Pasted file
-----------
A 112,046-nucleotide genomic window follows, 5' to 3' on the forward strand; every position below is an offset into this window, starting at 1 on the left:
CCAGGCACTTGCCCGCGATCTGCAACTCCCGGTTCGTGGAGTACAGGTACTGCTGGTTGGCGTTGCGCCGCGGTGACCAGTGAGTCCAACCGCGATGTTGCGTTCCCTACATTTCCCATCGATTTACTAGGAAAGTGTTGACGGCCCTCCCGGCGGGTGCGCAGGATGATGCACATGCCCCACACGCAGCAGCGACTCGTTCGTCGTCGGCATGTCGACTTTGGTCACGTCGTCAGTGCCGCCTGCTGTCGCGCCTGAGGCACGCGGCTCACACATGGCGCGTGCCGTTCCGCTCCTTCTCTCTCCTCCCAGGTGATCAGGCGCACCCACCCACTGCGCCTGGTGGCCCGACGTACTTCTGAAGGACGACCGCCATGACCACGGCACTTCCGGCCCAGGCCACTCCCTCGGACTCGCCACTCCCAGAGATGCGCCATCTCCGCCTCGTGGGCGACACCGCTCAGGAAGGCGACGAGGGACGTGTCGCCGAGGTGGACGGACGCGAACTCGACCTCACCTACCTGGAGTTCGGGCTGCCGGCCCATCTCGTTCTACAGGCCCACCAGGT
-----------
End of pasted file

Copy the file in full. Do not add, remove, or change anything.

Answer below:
A 112,046-nucleotide genomic window follows, 5' to 3' on the forward strand; every position below is an offset into this window, starting at 1 on the left:
CCAGGCACTTGCCCGCGATCTGCAACTCCCGGTTCGTGGAGTACAGGTACTGCTGGTTGGCGTTGCGCCGCGGTGACCAGTGAGTCCAACCGCGATGTTGCGTTCCCTACATTTCCCATCGATTTACTAGGAAAGTGTTGACGGCCCTCCCGGCGGGTGCGCAGGATGATGCACATGCCCCACACGCAGCAGCGACTCGTTCGTCGTCGGCATGTCGACTTTGGTCACGTCGTCAGTGCCGCCTGCTGTCGCGCCTGAGGCACGCGGCTCACACATGGCGCGTGCCGTTCCGCTCCTTCTCTCTCCTCCCAGGTGATCAGGCGCACCCACCCACTGCGCCTGGTGGCCCGACGTACTTCTGAAGGACGACCGCCATGACCACGGCACTTCCGGCCCAGGCCACTCCCTCGGACTCGCCACTCCCAGAGATGCGCCATCTCCGCCTCGTGGGCGACACCGCTCAGGAAGGCGACGAGGGACGTGTCGCCGAGGTGGACGGACGCGAACTCGACCTCACCTACCTGGAGTTCGGGCTGCCGGCCCATCTCGTTCTACAGGCCCACCAGGT